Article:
Venezuela: Human Rights Watch official expelled
Accusing Jose Miguel Vivanco of visiting Venezuela to sow confusion, the government expelled the head of the Americas section of Human Rights Watch on Sept. 18.
HRW recently issued a report alleging government human rights abuses. The Communications Ministry noted, however, that constitutional guarantees “have been implemented, particularly in relation to the fundamental needs of citizens.”
Roy Chaderton, Venezuelan ambassador to the Organization of American States, recalled that Vivanco had visited on destabilization missions before earlier national elections. Regional and municipal elections take place Nov. 23.
Writing for Prensa Latina, Roberto Hernandez reported that Vivanco served Chile’s Pinochet dictatorship as a diplomat before joining HRW in Washington. Multibillionaire George Soros funds HRW, and board members include former Cold War functionaries.
South Africa: Controversial health minister out
New South African President Kgalema Motlanthe gained wide praise last week for dismissing AIDS-denying health minister Manto Tshabalala-Msimang, replacing her with anti-apartheid veteran Barbara Hogan.
Thus ended an era of AIDS treatment given over to what former UN Special Envoy for AIDS Steven Lewis called the “lunatic fringe.” Recently displaced President Thabo Mbeki had discounted the HIV virus as causing AIDS and advocated nutritional treatment. His government began supplying public AIDS clinics with anti-retroviral drugs only in 2003, and according to the Treatment Action Campaign, Tshabalala-Msimang failed to push implementation.
Belgium: Launch new immigration plan
European Union interior ministers agreed Sept. 27 to institute a “blue card” category under which educated foreign workers with special skills could enter the 27 member states. The ministers also ruled against mass amnesties and laid plans to create an asylum system.
Blue card workers will be required to earn 150 percent of the average wage in countries where they work, 120 percent if labor shortages prevail. The initiative, propelled by France and taking effect in 2011, will be ratified this month.
European nations will be using the proposed system to compete with the United States for foreign workers. French Immigration Minister Brice Hortefeux explained to Bloomberg News that the ministers sought a “way between creating a fortress … and a sieve.”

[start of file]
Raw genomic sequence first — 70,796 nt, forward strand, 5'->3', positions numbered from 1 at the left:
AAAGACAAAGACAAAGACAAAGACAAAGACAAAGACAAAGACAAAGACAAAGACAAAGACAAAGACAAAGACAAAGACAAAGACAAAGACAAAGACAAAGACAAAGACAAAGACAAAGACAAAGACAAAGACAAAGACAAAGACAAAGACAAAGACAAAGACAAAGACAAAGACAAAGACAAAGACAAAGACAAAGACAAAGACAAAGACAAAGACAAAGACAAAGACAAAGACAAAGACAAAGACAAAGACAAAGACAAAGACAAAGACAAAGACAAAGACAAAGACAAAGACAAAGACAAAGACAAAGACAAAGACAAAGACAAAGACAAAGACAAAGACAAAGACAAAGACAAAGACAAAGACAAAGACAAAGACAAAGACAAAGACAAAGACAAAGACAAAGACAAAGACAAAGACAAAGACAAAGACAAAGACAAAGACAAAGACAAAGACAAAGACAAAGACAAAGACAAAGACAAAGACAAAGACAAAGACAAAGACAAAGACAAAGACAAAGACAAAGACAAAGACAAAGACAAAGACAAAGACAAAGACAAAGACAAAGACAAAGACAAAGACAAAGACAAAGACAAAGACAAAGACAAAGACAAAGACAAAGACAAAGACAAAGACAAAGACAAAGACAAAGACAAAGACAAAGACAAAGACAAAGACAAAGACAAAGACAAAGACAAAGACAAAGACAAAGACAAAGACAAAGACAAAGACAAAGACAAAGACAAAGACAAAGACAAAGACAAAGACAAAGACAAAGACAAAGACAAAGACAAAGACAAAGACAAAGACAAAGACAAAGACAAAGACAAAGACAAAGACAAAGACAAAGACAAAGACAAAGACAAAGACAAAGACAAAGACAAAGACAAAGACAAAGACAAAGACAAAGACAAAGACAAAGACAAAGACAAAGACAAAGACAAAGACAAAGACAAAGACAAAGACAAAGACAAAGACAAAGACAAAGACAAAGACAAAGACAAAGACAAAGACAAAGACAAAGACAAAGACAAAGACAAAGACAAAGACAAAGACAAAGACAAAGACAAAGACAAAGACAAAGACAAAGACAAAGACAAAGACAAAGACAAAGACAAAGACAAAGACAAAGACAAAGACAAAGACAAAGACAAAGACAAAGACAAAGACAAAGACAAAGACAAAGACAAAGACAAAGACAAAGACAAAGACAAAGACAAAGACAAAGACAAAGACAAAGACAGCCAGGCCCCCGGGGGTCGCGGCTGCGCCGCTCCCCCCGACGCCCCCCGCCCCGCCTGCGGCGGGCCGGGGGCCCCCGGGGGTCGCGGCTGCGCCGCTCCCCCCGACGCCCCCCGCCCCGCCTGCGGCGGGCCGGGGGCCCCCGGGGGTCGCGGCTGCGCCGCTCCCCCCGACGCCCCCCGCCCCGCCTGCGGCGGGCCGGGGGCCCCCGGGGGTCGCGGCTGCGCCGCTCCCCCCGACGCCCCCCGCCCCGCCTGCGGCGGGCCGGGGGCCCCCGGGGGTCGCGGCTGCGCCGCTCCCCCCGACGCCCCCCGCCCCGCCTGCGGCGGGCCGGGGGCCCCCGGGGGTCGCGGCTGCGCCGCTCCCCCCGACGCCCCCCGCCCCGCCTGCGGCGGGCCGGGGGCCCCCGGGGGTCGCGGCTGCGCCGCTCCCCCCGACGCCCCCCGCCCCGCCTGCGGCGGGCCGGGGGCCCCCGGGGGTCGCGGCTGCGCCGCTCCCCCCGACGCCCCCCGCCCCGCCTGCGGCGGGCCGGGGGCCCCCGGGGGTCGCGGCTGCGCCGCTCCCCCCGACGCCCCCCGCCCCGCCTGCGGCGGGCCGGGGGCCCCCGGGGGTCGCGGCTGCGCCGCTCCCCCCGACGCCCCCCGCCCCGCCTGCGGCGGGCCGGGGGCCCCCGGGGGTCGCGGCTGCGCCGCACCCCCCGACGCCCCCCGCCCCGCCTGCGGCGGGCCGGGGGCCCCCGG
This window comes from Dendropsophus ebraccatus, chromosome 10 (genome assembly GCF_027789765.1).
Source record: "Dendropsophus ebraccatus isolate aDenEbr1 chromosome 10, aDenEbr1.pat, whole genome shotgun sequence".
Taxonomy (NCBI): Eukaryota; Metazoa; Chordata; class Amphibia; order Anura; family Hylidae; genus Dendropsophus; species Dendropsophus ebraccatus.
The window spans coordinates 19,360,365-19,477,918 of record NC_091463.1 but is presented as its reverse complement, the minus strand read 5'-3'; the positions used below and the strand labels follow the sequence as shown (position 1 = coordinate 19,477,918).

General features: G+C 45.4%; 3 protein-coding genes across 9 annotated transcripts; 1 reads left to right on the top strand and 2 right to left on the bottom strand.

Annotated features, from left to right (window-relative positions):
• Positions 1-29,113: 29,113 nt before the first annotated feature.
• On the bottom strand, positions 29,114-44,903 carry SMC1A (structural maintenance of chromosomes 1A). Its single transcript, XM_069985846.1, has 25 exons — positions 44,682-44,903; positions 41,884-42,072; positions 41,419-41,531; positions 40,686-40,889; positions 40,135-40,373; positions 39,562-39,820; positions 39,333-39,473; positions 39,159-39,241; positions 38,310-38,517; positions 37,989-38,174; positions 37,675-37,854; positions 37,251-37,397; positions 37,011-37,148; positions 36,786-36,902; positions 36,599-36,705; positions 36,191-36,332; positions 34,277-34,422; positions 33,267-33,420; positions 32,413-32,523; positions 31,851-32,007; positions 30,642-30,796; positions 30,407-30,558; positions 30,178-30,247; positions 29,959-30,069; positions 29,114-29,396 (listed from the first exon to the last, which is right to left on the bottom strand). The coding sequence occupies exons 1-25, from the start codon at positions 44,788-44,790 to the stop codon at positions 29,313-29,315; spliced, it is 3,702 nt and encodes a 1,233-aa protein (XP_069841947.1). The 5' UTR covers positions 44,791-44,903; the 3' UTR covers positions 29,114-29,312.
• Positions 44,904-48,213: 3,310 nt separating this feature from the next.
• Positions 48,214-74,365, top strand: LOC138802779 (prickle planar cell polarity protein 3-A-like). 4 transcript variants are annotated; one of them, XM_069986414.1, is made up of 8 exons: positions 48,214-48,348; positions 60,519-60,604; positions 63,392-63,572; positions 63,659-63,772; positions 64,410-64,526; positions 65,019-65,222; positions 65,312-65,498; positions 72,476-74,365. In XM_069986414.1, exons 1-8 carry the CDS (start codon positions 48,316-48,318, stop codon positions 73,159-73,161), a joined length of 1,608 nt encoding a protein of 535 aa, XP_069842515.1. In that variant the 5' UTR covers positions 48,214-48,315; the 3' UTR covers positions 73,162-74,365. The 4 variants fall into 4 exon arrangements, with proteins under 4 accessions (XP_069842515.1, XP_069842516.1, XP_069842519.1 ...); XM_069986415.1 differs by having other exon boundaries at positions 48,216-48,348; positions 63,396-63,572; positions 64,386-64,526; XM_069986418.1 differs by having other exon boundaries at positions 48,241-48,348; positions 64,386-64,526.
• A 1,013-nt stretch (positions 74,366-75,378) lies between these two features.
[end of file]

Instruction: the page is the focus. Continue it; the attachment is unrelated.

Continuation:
Iraq: Medical disaster prevails
A recent report on envirosagainst-war.org documents grim conditions at Baghdad Medical City. Only one of 10 elevators serving the 18-story complex works. Most physicians have left; many are dead.
Dr. Samir Abdul Zahra told reporters Arkan Hamed and Dahr Jamail that the nation’s premier teaching and referral medical center has “no qualified staff to serve patients, no antibiotics, and sometimes not even basic material for intravenous treatment.”
Most medicines are out of date, according to a pharmacist. Electricity is intermittent, water for hand-washing scarce, and air conditioning nonexistent. Azzaman reported, however, that “hundreds of medical doctors,” attracted by Health Ministry bonuses, have returned to their former posts. Surgeons receive $1,000 per operation.
Laos: Planners see Mekong River dammed
Rising oil and natural gas costs and concerns over climate change have cast the Mekong River, the world’s tenth longest, as a regional source of hydroelectricity.
Nongovernmental organizations, private corporations and officials from Cambodia, Laos, Thailand and Vietnam — plus Chinese observers — met in Vientiane Sept. 25-27 under the auspices of the Mekong River Commission to plan for multiple dams.
Advocates touted hydroelectricity as clean and accessible, while critics noted hazards dams pose to the environment and human ecology.
Inter Press Service quoted Carl Middleton, representing the U.S. group International Rivers, as criticizing dam-building corporations from Thailand, Vietnam, China, Russia and Malaysia, whose “accountability, environmental and social cost standards are low.”
Cuba: Wives of the Five gain British labor backing
Olga Salanueva and Adriana Perez, wives of two of five Cuban men unjustly imprisoned in U.S. jails, spoke Sept. 21 before 350 attendees at a meeting at this year’s Labor Party conference. General Secretaries Tony Woodley and Derek Simpson of the UK’s Unite union, Shane Enright of Amnesty International, and Fr. Geoff Bottoms of the UK Cuban Solidarity Campaign demanded freedom for the men and visiting rights for the women.
Pledging his union’s support for the Five was Leo Gerard, president of the United Steelworkers of America, affiliated with Unite.
The Cuba Solidarity Campaign web site also reported on resolutions supporting the Cuban Five passed recently by Britain’s Trades Union Congress. Unite has produced a five-minute video on the case, accessible at .
World Notes are compiled by W.T. Whitney Jr. (atwhit @roadrunner.com)